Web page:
Sunday, October 29, 2017


For nine years every stitch of material I've worn has passed through my hands as I assembled it. Some designs I've made once. Others I've tweaked and remade in variations.

• Blankets, sheets, pillowcases.
• Towels and washcloths too.
• Necklaces, earrings and pouches in which to store them.
• Cloth totes and leather satchels.
• Belts. [I do love a belt!] I've made a variety, from a tool-belt design to corset belts (long before the one put out by Prada last year--oh ask me for a critique of that design) and others.
• Waterproof mittens with liners. Scarves. Rain pants.
• Wool felt & straw hats. Sewn silk hats with wide brims. Rain hats (the favorite lost outside a bus station). A faux-fur extravaganza that took a month to engineer, creating a frame of millinery wire and buckram handstitched between the lining and faux fur to support the heavy material and keep the brim horizontal.
• Toys: bunnies and bears, elephants and turtles.
• Half slips and full. Camisoles. Underwear. Warm long johns. Bras and corsets.
• Nightgowns--a favorite made in linen, remade when it wore thin. Then a third. The current version has been patched. (Oh dear.) Pajamas.
• Day dresses. Special occasion dresses. Mini skirts and full-length skirts.
• Tees, sweatshirts, turtlenecks, blouses.
• Leggings and pants. A raincoat and jackets.

Much of the clothing I've worn for years with joy reflects who I was. Putting on a dress I have loved and gazing into a mirror, I appear to myself to be dressed as a child. Not literally a child but a past version of myself. It feels stagnant.

We evolve. To make space and clear the decks from this nine-year endeavor I have put my serger and a sewing machine in storage where they can hibernate. The bulk of patterns I've made are there too. Who I am and, more significantly, who I'm becoming, will inhabit a different design framework.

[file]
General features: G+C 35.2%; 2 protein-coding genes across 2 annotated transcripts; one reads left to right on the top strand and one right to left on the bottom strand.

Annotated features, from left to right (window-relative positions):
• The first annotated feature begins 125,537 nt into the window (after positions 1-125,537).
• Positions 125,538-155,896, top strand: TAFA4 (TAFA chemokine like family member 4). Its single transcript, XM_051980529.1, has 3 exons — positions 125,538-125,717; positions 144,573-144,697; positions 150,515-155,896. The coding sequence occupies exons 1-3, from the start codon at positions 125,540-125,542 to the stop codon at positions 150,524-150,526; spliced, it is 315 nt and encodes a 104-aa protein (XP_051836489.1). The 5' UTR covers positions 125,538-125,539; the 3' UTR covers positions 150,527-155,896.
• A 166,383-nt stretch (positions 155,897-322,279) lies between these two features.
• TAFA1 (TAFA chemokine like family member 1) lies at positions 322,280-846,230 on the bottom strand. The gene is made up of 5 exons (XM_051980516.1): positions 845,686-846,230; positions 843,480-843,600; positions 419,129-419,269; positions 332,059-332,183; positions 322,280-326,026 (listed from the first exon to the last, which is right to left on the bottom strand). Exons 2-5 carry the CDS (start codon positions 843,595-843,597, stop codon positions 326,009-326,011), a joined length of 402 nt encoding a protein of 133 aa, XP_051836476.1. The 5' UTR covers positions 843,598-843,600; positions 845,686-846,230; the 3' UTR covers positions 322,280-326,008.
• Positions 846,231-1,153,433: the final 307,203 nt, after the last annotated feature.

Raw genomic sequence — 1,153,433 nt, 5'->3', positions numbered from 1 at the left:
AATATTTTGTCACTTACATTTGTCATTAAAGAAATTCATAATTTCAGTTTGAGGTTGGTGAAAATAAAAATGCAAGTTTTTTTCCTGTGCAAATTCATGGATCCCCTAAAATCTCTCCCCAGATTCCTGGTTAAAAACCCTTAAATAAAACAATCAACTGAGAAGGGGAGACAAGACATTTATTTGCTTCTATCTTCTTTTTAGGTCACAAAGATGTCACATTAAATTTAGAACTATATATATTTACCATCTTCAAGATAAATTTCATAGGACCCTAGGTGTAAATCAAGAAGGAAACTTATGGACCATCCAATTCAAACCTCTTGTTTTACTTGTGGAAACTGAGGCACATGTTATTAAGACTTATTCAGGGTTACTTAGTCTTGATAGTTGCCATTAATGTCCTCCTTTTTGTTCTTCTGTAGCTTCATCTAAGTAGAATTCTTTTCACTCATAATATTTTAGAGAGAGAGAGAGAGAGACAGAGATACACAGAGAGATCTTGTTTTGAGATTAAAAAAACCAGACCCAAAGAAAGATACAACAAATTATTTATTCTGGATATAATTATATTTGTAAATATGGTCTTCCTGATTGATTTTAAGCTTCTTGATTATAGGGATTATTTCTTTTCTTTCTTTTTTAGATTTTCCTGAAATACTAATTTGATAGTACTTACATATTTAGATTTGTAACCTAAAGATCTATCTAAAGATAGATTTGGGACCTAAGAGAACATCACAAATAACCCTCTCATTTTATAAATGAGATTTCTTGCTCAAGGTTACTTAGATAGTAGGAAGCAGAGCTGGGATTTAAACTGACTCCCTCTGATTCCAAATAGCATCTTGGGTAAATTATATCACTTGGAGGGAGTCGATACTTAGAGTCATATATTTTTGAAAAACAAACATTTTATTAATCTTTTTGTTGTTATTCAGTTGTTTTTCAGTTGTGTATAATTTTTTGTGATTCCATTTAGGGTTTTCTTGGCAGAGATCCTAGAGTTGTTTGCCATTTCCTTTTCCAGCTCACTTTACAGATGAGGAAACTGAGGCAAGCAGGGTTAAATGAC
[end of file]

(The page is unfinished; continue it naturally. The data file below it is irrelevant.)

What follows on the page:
I need styles that break free from the design vocabulary I've developed and to which I'm accustomed. ('Need,' a powerful word, I use cautiously.) Some garments I've made over the years are eternal: bloomers--better than any underwear I've ever bought. A blue dress I may have into my nineties wearing it with as much ease then as now. A nightgown I love that is almost more me than myself naked. And pajama pants as comfortable as can be, a basic, developed from a pattern I used when teaching sewing. Though I continue to imagine garments I'd like to design and make, I want to explore from the outside.

Seven years into my Slow Style project I thought about taking a sabbatical. I entered clothing shops in New York for the first time in years. I was untempted by what I found. In one distinct moment I carried a few garments into a fitting room. After trying them on and finding none appealing, I put my own clothes back on: a long navy blue pinstripe bustled skirt and a white linen blouse with a wide neckline, puff sleeves at the shoulder that tapered into a narrow column from bicep to wrist. Leaving the dressing room I caught a glimpse of myself in the mirror. These clothes were utterly unique in contrast to the homogeneity of the department store’s merchandise. Grateful to be dressed in a style more authentic to myself, I contemplated a sabbatical with less conviction. In another fitting room I found myself studying the construction of a pocket in a dress I tried on, thinking about how I might modify a one of my patterns to incorporate similar pockets. I wasn't ready to be a consumer; it was enough of an exploration at that moment.

Two years later, a full nine years of Slow Style completed, the sense there are other projects on the horizon persists. To resist the urge to gentle veer from this course is to deny what may come of exploring. It would betray the authenticity I’ve cultivated. Here in this tiny pocket of the web, I declare I am easing away from one thing toward another.


  1. I hope your new adventures fill you with joy! If you choose to post about them here, they will be followed with the same pleasure as have your sewing adventures. Thanks for the inspiration over the years.

    1. It means a lot that you enjoy the blog! Thank you.


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